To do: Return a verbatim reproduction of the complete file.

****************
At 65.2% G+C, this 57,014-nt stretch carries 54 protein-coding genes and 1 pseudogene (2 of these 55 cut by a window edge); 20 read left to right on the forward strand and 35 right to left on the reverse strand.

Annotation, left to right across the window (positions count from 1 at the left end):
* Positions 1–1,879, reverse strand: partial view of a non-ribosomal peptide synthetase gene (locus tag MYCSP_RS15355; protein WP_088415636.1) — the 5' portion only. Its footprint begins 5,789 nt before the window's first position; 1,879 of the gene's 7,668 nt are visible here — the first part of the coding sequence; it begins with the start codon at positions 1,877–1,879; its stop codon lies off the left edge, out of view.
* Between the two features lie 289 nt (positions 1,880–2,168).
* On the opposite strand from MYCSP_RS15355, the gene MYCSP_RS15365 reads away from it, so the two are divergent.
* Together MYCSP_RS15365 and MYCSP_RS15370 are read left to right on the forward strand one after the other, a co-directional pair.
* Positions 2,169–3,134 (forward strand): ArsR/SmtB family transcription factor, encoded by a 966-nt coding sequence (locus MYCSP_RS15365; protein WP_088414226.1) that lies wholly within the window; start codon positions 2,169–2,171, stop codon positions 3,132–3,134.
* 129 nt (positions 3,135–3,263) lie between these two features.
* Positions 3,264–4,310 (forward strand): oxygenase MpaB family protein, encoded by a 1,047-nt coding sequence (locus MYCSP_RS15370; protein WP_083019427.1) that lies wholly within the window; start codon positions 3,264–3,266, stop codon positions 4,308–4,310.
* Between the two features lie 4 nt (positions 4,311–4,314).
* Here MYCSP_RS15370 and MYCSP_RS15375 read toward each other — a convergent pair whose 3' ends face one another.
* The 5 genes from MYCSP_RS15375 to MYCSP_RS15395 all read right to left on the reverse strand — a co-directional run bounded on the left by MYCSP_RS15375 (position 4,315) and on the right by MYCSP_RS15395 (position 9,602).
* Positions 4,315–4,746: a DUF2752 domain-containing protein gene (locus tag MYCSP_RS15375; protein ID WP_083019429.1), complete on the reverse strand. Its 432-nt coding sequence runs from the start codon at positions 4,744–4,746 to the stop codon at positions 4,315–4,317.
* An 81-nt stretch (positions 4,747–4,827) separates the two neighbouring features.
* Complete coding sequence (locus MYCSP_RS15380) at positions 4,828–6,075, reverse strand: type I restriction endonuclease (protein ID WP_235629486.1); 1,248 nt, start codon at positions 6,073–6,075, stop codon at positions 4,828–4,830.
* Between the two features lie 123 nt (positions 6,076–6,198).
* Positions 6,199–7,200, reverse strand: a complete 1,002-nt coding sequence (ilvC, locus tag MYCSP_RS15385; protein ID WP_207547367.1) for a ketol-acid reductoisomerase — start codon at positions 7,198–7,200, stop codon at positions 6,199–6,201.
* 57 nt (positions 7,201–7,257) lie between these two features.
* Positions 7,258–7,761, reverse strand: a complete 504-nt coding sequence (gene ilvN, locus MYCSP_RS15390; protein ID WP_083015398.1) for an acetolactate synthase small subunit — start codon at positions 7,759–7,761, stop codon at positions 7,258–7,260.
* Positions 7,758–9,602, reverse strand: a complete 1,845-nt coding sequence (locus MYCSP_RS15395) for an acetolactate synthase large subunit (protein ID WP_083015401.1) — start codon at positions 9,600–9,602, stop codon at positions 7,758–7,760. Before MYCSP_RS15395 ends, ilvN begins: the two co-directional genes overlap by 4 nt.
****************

At 65.2% G+C, this 57,014-nt stretch carries 54 protein-coding genes and 1 pseudogene (2 of these 55 cut by a window edge); 20 read left to right on the forward strand and 35 right to left on the reverse strand.

Annotation, left to right across the window (positions count from 1 at the left end):
* Positions 1–1,879, reverse strand: partial view of a non-ribosomal peptide synthetase gene (locus tag MYCSP_RS15355; protein WP_088415636.1) — the 5' portion only. Its footprint begins 5,789 nt before the window's first position; 1,879 of the gene's 7,668 nt are visible here — the first part of the coding sequence; it begins with the start codon at positions 1,877–1,879; its stop codon lies off the left edge, out of view.
* Between the two features lie 289 nt (positions 1,880–2,168).
* On the opposite strand from MYCSP_RS15355, the gene MYCSP_RS15365 reads away from it, so the two are divergent.
* Together MYCSP_RS15365 and MYCSP_RS15370 are read left to right on the forward strand one after the other, a co-directional pair.
* Positions 2,169–3,134 (forward strand): ArsR/SmtB family transcription factor, encoded by a 966-nt coding sequence (locus MYCSP_RS15365; protein WP_088414226.1) that lies wholly within the window; start codon positions 2,169–2,171, stop codon positions 3,132–3,134.
* 129 nt (positions 3,135–3,263) lie between these two features.
* Positions 3,264–4,310 (forward strand): oxygenase MpaB family protein, encoded by a 1,047-nt coding sequence (locus MYCSP_RS15370; protein WP_083019427.1) that lies wholly within the window; start codon positions 3,264–3,266, stop codon positions 4,308–4,310.
* Between the two features lie 4 nt (positions 4,311–4,314).
* Here MYCSP_RS15370 and MYCSP_RS15375 read toward each other — a convergent pair whose 3' ends face one another.
* The 5 genes from MYCSP_RS15375 to MYCSP_RS15395 all read right to left on the reverse strand — a co-directional run bounded on the left by MYCSP_RS15375 (position 4,315) and on the right by MYCSP_RS15395 (position 9,602).
* Positions 4,315–4,746: a DUF2752 domain-containing protein gene (locus tag MYCSP_RS15375; protein ID WP_083019429.1), complete on the reverse strand. Its 432-nt coding sequence runs from the start codon at positions 4,744–4,746 to the stop codon at positions 4,315–4,317.
* An 81-nt stretch (positions 4,747–4,827) separates the two neighbouring features.
* Complete coding sequence (locus MYCSP_RS15380) at positions 4,828–6,075, reverse strand: type I restriction endonuclease (protein ID WP_235629486.1); 1,248 nt, start codon at positions 6,073–6,075, stop codon at positions 4,828–4,830.
* Between the two features lie 123 nt (positions 6,076–6,198).
* Positions 6,199–7,200, reverse strand: a complete 1,002-nt coding sequence (ilvC, locus tag MYCSP_RS15385; protein ID WP_207547367.1) for a ketol-acid reductoisomerase — start codon at positions 7,198–7,200, stop codon at positions 6,199–6,201.
* 57 nt (positions 7,201–7,257) lie between these two features.
* Positions 7,258–7,761, reverse strand: a complete 504-nt coding sequence (gene ilvN, locus MYCSP_RS15390; protein ID WP_083015398.1) for an acetolactate synthase small subunit — start codon at positions 7,759–7,761, stop codon at positions 7,258–7,260.
* Positions 7,758–9,602, reverse strand: a complete 1,845-nt coding sequence (locus MYCSP_RS15395) for an acetolactate synthase large subunit (protein ID WP_083015401.1) — start codon at positions 9,600–9,602, stop codon at positions 7,758–7,760. Before MYCSP_RS15395 ends, ilvN begins: the two co-directional genes overlap by 4 nt.